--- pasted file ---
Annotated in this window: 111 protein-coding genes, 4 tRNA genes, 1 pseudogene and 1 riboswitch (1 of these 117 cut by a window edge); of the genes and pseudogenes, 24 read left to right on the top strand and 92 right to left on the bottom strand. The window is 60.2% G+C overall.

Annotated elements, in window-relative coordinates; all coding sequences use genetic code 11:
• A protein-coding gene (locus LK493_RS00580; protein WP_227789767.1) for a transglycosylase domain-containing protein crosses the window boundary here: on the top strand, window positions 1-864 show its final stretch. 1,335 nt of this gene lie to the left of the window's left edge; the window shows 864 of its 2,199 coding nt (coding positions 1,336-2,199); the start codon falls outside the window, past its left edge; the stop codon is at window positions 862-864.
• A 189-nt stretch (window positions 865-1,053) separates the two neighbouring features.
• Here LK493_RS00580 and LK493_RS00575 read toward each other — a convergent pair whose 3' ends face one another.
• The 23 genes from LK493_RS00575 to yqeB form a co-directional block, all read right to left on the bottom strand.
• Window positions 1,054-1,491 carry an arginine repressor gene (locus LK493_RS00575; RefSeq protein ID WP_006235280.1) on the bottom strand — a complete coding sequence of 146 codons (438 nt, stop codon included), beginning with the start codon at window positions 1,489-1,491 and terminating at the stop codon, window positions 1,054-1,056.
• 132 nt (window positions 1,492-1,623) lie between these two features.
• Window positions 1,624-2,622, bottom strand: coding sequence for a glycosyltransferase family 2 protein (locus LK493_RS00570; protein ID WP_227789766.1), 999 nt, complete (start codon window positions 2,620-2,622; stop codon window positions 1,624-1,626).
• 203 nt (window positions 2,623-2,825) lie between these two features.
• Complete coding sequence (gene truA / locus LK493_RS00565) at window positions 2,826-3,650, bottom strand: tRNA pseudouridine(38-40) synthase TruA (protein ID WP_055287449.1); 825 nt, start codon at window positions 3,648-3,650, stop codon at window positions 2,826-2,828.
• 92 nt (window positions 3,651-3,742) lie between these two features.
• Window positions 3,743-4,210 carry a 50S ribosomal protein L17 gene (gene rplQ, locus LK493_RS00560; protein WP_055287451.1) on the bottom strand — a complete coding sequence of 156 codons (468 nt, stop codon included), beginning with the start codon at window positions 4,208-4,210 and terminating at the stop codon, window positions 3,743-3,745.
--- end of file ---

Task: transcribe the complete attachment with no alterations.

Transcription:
Annotated in this window: 111 protein-coding genes, 4 tRNA genes, 1 pseudogene and 1 riboswitch (1 of these 117 cut by a window edge); of the genes and pseudogenes, 24 read left to right on the top strand and 92 right to left on the bottom strand. The window is 60.2% G+C overall.

Annotated elements, in window-relative coordinates; all coding sequences use genetic code 11:
• A protein-coding gene (locus LK493_RS00580; protein WP_227789767.1) for a transglycosylase domain-containing protein crosses the window boundary here: on the top strand, window positions 1-864 show its final stretch. 1,335 nt of this gene lie to the left of the window's left edge; the window shows 864 of its 2,199 coding nt (coding positions 1,336-2,199); the start codon falls outside the window, past its left edge; the stop codon is at window positions 862-864.
• A 189-nt stretch (window positions 865-1,053) separates the two neighbouring features.
• Here LK493_RS00580 and LK493_RS00575 read toward each other — a convergent pair whose 3' ends face one another.
• The 23 genes from LK493_RS00575 to yqeB form a co-directional block, all read right to left on the bottom strand.
• Window positions 1,054-1,491 carry an arginine repressor gene (locus LK493_RS00575; RefSeq protein ID WP_006235280.1) on the bottom strand — a complete coding sequence of 146 codons (438 nt, stop codon included), beginning with the start codon at window positions 1,489-1,491 and terminating at the stop codon, window positions 1,054-1,056.
• 132 nt (window positions 1,492-1,623) lie between these two features.
• Window positions 1,624-2,622, bottom strand: coding sequence for a glycosyltransferase family 2 protein (locus LK493_RS00570; protein ID WP_227789766.1), 999 nt, complete (start codon window positions 2,620-2,622; stop codon window positions 1,624-1,626).
• 203 nt (window positions 2,623-2,825) lie between these two features.
• Complete coding sequence (gene truA / locus LK493_RS00565) at window positions 2,826-3,650, bottom strand: tRNA pseudouridine(38-40) synthase TruA (protein ID WP_055287449.1); 825 nt, start codon at window positions 3,648-3,650, stop codon at window positions 2,826-2,828.
• 92 nt (window positions 3,651-3,742) lie between these two features.
• Window positions 3,743-4,210 carry a 50S ribosomal protein L17 gene (gene rplQ, locus LK493_RS00560; protein WP_055287451.1) on the bottom strand — a complete coding sequence of 156 codons (468 nt, stop codon included), beginning with the start codon at window positions 4,208-4,210 and terminating at the stop codon, window positions 3,743-3,745.